The leader of the Surrealism movement, André Breton, described the image in terms of an "opportune magic" and a "convulsive beauty" and here, Kertész freezes the "opportune" moment in a way that would also captivate Cartier-Bresson. As a meta-narrative, the image tells a visual story of the encroachment of modernity into everyday life in the 1920s; here, the march of machinery and construction quite literally dominates the more traditional street scene unfolding in the foreground.

Silver gelatin print - J. Paul Getty Museum, Los Angeles


Distortion #49, Paris

This image comes from Kertesz's important Distortion series made in the early 1930s. Clearly showing the influence of the Surrealists, Kertesz created these photographs by capturing the reflections of a female nude figure in a convex or concave mirror. The work builds on his awareness of the visual effects of distortions demonstrated in his early 1917 photograph of a swimmer underwater. The series was taken in a studio, which is unusual amongst Kertesz's practice as he more often than not used a documentary style of photography on location.

As the art historian Professor Øivind Storm Bjerke argues, it is Kertesz's use of the mirror that is particularly radical in terms of the vernacular of photography: "Kertész's use of mirrors contradicts the traditional understanding of mirrors as something that recreates a motif - reflects it. In Kertész's mirrors, the motifs are rather partly unrecognisable, even if you don't lose touch with the recognisable, as bodily details are recreated with utter precision and draws the spectator back to the motif. Kertész plays with, and partly ionises, the idea that what we see in photographs is real. Rather than seeing the images as studies of the body, we may see them as studies of how the conditions in which we study an object affects our perception of it and how vulnerable we are also in our meeting with the photograph."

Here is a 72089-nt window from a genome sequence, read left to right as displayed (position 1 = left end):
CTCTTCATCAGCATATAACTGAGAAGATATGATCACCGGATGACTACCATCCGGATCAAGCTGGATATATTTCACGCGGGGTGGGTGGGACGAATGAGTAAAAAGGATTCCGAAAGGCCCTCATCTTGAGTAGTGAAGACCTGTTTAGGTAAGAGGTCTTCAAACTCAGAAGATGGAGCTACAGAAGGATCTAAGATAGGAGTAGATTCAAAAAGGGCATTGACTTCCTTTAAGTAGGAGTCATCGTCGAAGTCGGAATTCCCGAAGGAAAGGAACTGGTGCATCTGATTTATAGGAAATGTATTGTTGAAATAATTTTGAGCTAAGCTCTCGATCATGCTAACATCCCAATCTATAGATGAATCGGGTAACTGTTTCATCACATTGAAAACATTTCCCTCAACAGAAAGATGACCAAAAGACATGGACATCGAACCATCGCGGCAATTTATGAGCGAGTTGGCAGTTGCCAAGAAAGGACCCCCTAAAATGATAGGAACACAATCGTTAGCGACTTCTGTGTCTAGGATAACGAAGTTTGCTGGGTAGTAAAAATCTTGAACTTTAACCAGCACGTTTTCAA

Silver gelatin print - private collection


Lost Cloud, New York

In this photograph, taken during his first years in New York, Kertész's plays with the concepts of abstraction and figuration. While the simple geometric composition points to a quest for an abstract photograph, the work is, unusually for Kertész, given a full and even poetic title, suggesting that the cloud is the ostensible figurative subject of the work. Next to the monolithic façade of the Rockefeller Center, the cloud looks impermanent and somewhat fragile. The epithet "lost" applied to the cloud gives an emotional element to the work; it has been seen as a visual metaphor for Kertész's own sense of displacement and isolation on his arrival in New York. Kertész's feelings of dislocation were explained in the book Andre Kertesz: Photographs from the J. Paul Getty Museum: "He once said that the cloud represented himself - something without control over its own destiny and subject to the prevailing winds. Rockefeller Center stood for America - a fortress that he as a newly arrived immigrant felt helpless to penetrate."